I also began experimenting with where else the audio could be placed. Should it follow the linear logic of the paragraph? Should I insert it into the paragraph itself, rather than in the margins? With these questions in mind, here is one arrangement that emerged:
Using the “history editor” in Scalar, I can see the effects of my revisions. Version 10 (time-stamped 09:19, 07 October 2011) is 201 characters longer than Version 12 (time-stamped 09:33, 07 October 2011). At least at this juncture, it seems that writing with sound means less writing. Or at least less description.
However, my earlier point about reducing redundancies in the text forced me to consider how annotations linked to the audio itself could be an effective way of providing some historical context for Burroughs’s talk. For instance, during the talk he refers to “one of Getty’s sons.” Yet he never names the son. As shown below, I can include an annotation explaining which of Getty’s sons did in fact sue him, not to mention when, where, and for how much.
One issue with this approach—and I’m not sure it’s necessarily a problem—is that the annotations tend to pop-up and cover my primary text. That is, the addition of an annotation layer in the interface too easily distracts audiences from the argument I am making. And so I began porting the argument itself more directly into the listening experience. Consider these three examples:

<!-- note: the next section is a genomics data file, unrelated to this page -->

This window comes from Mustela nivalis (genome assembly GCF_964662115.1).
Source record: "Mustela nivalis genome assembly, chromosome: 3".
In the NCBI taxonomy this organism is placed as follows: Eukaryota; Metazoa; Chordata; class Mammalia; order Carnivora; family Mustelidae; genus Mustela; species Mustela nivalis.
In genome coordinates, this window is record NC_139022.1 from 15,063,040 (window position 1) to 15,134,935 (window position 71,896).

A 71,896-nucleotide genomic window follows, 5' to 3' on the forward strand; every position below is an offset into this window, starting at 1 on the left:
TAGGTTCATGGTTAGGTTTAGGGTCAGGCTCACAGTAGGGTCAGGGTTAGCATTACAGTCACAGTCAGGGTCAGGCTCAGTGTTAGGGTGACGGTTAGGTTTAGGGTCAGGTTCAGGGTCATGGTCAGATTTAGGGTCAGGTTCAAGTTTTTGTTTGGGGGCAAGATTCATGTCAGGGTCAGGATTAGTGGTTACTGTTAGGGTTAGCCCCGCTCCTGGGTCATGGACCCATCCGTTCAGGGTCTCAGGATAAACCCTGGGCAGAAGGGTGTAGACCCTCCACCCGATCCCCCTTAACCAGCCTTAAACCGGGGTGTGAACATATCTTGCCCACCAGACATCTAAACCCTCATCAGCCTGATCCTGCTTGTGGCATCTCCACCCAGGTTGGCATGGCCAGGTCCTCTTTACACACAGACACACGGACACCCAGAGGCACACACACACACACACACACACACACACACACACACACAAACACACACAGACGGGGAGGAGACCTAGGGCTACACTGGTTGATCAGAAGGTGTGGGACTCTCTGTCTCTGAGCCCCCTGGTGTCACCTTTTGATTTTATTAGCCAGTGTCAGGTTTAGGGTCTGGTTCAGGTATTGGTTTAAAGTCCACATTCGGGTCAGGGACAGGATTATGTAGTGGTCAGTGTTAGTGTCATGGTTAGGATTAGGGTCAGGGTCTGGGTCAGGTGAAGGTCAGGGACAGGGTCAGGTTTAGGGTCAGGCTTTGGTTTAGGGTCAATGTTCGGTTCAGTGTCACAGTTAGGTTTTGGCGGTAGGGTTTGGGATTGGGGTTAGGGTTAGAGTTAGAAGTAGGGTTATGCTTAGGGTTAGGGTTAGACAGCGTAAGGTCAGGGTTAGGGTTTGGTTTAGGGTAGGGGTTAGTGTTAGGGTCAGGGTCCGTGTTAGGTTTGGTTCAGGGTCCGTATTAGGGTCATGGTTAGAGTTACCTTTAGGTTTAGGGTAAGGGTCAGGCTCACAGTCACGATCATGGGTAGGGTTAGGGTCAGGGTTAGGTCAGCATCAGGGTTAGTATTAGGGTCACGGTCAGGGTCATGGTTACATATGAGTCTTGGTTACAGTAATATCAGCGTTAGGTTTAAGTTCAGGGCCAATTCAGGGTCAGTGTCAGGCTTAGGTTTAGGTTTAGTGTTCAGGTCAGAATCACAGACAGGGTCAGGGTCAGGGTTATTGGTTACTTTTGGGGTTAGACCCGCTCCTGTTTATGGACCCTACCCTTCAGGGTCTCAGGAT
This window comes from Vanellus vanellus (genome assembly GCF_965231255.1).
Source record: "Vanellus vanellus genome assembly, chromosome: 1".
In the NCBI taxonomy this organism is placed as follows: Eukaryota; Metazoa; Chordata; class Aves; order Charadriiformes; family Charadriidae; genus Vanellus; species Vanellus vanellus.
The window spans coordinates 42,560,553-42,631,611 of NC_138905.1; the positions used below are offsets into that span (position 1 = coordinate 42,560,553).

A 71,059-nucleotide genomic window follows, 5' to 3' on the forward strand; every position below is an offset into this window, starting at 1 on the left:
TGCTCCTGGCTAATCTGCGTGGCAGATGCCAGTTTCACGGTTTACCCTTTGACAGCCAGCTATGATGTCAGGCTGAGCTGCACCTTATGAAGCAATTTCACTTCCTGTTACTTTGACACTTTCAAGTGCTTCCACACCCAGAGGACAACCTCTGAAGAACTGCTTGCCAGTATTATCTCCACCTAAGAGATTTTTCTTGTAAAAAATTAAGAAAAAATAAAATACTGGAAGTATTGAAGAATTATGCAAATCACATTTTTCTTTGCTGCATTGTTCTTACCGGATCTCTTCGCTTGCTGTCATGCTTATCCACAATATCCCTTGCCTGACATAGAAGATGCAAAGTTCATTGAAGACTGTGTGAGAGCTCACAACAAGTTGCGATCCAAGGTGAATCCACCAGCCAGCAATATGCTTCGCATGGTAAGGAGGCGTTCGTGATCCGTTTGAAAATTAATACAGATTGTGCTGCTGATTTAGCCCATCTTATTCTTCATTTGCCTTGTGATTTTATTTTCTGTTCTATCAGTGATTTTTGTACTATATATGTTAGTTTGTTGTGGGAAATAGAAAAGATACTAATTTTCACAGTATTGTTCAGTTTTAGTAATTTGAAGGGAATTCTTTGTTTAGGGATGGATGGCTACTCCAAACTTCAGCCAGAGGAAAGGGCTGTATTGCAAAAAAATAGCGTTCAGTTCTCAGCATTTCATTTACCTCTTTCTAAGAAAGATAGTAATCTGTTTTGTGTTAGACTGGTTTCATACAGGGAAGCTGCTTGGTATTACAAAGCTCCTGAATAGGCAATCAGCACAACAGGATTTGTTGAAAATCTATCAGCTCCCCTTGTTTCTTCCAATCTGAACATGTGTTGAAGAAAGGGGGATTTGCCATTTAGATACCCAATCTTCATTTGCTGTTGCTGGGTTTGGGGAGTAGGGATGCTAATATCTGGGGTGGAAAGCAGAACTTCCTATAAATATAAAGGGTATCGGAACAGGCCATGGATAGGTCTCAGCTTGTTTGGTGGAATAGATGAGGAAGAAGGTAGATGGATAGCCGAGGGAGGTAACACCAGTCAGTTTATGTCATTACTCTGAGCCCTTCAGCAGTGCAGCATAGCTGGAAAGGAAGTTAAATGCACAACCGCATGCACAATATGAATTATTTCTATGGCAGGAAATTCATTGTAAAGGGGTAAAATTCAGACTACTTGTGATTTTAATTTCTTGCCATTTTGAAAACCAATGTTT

As audiences listen to Burroughs’s talk, they can now follow my argument about it. Here, not only does the temporality of my argument morph (e.g., audiences lose some agency over the pace and place of their reading). The space and form of interpretation morphs, too. Paragraphs shift to snippets, which pop-up and disappear depending on how I’ve tagged and annotated the audio file.
And once my argument is synced with an audio file in this fashion, I can entirely rethink my initial, paragraph-based approach to writing about sound. The argument now looks like this:
Visualized this way, audiences can quickly see the date and location of the talk, as well as the title track (“Origin and Theory of the Tape Cut-Ups”) and album (Break Through in Grey Room) from which the excerpt is drawn. This version, Version 14 (time-stamped 10:21, 07 October 2011), is 1923 characters shorter than Version 10 (pictured as Figure 1 above).
I can also view the media file in Scalar and see my annotations listed in order of appearance. The image below only shows a few annotations, but it gives a sense of how the paragraph can be distributed and spatialized through the temporal logic of the audio file.
However, neither this image nor the difference in characters (i.e., 96 in Version 14 and 2019 in Version 10) means that electronic text becomes less important (even after redundancies are cut) in a multimodal, networked environment. Instead, the writing is granulated and exists in linked, horizontal relationships with all other media in the project. Consequently, each annotation becomes a unique instance—a snippet of text with its own metadata, URI, and relations. Here is an example of one snippet in isolation:
Such granularity becomes useful when visualizing the content of an entire project and the relationships within it. For instance, in the image below, all of the media files (i.e., audio, images, and video) in my project are visualized in Scalar.